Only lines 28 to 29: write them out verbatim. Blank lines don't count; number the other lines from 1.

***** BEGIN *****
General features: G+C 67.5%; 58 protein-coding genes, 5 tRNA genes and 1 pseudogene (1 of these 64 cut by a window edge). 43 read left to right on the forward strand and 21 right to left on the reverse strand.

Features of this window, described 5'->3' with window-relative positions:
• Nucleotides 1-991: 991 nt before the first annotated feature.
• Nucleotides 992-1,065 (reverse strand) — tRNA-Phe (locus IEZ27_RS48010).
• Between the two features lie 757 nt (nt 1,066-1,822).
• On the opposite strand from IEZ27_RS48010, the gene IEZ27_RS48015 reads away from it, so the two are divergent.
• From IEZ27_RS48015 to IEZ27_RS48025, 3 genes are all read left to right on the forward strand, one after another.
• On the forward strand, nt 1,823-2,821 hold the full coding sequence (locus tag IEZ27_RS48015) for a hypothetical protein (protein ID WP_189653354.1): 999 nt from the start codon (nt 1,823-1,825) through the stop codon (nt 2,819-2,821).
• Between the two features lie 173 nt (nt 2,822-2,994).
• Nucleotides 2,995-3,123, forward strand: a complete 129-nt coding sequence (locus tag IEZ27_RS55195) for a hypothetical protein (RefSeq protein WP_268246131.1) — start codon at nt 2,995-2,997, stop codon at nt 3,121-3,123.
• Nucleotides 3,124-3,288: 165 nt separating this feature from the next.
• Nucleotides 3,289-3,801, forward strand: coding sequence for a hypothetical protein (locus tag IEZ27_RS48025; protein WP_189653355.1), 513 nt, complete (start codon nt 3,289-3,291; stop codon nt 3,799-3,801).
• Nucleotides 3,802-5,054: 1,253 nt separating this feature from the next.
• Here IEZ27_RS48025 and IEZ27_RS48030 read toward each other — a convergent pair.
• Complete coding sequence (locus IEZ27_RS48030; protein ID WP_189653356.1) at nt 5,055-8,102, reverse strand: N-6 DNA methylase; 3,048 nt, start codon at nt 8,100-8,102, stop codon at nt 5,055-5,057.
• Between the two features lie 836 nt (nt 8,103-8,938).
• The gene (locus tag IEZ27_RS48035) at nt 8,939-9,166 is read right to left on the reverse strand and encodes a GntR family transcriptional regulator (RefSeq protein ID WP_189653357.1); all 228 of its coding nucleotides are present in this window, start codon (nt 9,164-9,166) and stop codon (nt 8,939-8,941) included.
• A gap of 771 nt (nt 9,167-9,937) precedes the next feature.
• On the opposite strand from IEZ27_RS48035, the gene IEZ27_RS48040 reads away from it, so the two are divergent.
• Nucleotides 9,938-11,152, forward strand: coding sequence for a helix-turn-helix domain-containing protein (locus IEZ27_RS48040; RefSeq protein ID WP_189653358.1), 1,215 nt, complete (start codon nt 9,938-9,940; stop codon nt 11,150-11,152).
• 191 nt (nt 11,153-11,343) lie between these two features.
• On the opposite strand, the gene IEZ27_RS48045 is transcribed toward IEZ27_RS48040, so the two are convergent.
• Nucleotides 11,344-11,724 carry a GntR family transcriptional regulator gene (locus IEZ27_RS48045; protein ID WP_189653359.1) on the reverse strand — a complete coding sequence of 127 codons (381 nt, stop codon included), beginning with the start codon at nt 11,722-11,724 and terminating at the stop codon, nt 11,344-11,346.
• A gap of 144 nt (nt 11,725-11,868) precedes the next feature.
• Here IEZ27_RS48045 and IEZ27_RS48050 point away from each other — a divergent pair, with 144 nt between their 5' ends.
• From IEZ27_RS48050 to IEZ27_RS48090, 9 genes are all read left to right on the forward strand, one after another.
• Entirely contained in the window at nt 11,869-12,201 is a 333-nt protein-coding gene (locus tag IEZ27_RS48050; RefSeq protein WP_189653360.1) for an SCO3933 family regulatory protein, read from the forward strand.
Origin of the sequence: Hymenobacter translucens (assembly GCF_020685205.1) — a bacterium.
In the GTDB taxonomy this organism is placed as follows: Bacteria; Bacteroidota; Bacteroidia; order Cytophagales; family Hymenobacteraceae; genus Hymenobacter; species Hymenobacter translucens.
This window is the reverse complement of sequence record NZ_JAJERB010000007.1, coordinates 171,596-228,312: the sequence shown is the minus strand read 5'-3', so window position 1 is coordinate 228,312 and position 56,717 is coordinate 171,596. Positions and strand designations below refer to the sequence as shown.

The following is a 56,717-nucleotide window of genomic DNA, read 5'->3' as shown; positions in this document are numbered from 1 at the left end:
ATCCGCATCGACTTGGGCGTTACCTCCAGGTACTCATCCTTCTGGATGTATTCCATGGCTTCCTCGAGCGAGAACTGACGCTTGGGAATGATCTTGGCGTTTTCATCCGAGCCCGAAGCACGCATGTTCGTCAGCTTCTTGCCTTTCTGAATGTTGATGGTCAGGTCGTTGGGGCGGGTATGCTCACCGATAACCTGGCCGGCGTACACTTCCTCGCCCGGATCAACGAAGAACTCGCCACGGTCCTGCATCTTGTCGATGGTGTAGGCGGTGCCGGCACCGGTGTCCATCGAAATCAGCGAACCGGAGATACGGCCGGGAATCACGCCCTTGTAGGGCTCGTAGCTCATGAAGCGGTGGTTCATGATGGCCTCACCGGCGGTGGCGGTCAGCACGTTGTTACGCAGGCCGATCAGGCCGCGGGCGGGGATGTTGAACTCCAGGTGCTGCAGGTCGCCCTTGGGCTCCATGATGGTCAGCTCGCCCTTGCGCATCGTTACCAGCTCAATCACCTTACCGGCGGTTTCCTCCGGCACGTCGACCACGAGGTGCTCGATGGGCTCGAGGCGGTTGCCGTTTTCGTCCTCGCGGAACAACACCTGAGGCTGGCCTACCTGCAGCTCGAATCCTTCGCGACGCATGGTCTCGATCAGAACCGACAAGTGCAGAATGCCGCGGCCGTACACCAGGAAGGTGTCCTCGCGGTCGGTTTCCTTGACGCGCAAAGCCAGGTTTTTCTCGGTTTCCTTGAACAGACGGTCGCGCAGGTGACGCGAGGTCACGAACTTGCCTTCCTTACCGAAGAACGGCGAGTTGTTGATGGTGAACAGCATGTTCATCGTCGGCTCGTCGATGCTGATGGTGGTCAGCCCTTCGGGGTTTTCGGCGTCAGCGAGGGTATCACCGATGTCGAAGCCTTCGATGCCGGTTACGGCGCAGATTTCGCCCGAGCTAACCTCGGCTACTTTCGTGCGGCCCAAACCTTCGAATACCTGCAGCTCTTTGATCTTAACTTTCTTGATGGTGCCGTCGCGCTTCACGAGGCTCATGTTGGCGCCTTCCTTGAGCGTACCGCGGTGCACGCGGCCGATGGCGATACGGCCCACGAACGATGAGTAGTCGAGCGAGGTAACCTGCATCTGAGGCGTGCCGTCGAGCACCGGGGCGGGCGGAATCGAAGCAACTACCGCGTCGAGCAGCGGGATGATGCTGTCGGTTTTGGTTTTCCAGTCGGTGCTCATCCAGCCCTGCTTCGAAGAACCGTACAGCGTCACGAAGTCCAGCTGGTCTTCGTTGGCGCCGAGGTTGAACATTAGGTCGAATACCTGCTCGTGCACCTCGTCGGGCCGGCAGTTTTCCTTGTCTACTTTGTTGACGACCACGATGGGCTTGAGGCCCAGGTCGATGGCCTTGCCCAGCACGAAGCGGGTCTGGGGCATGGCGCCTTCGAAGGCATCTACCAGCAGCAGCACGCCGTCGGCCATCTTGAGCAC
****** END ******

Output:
Origin of the sequence: Hymenobacter translucens (assembly GCF_020685205.1) — a bacterium.
In the GTDB taxonomy this organism is placed as follows: Bacteria; Bacteroidota; Bacteroidia; order Cytophagales; family Hymenobacteraceae; genus Hymenobacter; species Hymenobacter translucens.